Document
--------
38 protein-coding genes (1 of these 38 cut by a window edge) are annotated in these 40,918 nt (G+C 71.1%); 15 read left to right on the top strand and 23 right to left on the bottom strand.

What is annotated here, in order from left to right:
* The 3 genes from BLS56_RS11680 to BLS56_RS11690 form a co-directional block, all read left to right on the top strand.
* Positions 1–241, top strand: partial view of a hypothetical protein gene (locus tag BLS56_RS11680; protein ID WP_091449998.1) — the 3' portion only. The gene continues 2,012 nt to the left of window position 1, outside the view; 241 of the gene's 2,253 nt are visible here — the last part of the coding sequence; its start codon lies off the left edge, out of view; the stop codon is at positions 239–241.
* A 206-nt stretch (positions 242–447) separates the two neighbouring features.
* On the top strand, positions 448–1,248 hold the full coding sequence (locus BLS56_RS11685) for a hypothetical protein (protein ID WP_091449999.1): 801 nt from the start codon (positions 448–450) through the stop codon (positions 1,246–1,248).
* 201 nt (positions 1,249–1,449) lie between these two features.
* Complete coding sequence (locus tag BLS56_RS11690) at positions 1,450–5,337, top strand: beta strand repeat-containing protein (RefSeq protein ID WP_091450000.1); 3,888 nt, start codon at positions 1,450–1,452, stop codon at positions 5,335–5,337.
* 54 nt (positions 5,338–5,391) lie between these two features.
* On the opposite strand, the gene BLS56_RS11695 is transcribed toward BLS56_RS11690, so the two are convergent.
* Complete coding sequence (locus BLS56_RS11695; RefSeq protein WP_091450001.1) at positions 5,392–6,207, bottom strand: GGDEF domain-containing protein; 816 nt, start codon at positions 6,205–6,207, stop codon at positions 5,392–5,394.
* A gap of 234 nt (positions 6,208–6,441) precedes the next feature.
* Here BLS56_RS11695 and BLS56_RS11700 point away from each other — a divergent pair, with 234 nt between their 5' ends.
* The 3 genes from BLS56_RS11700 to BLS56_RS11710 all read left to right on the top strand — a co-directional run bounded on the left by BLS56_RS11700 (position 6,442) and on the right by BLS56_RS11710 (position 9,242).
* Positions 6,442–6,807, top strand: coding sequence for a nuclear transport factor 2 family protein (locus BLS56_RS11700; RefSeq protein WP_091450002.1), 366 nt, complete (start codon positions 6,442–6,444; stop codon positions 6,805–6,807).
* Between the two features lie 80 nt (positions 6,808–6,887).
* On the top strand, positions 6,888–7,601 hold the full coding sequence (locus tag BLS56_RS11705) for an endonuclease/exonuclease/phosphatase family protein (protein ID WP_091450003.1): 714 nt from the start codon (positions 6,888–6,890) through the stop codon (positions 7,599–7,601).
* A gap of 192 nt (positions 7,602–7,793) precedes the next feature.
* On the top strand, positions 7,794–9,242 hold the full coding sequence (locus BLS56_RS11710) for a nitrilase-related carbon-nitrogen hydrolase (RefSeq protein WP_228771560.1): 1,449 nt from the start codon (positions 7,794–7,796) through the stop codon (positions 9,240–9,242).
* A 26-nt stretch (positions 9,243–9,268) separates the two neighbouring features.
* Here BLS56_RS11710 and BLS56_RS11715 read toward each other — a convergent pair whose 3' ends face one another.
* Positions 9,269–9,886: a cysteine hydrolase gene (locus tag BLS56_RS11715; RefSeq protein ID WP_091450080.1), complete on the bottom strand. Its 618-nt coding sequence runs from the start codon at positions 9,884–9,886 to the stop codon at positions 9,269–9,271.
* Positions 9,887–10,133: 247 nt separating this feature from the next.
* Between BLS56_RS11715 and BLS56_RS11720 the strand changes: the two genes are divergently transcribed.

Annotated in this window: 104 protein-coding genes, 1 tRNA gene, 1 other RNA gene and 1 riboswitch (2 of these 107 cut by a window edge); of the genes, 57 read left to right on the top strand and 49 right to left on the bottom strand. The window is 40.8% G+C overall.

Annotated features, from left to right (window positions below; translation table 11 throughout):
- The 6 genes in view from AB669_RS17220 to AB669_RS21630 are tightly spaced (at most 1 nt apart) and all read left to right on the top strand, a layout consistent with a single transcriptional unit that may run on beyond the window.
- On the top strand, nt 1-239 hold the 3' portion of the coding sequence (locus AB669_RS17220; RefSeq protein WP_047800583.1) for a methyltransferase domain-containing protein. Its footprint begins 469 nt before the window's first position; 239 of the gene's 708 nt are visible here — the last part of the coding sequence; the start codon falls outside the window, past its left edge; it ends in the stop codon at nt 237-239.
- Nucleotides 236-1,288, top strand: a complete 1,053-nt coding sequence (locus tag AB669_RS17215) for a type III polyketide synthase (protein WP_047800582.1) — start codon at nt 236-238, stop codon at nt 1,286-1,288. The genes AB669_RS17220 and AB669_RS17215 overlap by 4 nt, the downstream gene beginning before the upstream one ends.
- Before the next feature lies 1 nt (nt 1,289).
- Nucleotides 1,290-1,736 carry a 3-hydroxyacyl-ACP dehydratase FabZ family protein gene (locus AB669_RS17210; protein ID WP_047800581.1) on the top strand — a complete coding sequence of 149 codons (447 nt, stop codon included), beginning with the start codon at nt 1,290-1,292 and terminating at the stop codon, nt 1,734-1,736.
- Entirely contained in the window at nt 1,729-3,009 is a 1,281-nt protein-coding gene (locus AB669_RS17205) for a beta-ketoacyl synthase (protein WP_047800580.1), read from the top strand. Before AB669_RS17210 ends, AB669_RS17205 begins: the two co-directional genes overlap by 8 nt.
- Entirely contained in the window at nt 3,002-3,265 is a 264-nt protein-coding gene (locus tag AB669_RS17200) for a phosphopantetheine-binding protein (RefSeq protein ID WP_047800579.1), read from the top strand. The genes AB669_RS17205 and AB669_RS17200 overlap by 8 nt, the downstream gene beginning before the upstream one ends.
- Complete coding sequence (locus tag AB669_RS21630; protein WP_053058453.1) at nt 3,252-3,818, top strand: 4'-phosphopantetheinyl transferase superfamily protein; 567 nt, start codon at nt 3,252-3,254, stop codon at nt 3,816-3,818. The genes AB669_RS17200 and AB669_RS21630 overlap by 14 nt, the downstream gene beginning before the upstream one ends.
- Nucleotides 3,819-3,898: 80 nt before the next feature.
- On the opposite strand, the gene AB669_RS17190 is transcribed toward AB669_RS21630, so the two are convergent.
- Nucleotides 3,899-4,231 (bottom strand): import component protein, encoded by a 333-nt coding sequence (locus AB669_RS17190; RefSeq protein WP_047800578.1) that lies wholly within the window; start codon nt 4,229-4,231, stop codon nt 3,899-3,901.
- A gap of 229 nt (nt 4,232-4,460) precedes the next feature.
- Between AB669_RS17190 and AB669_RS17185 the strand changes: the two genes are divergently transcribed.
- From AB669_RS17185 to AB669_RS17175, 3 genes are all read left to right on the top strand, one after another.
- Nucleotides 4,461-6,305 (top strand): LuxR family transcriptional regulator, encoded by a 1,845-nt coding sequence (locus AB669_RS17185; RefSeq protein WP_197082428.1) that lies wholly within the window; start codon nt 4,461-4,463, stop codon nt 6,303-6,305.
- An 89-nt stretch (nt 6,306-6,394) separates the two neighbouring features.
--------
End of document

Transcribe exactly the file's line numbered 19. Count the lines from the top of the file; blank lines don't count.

* On the top strand, positions 7,794–9,242 hold the full coding sequence (locus BLS56_RS11710) for a nitrilase-related carbon-nitrogen hydrolase (RefSeq protein WP_228771560.1): 1,449 nt from the start codon (positions 7,794–7,796) through the stop codon (positions 9,240–9,242).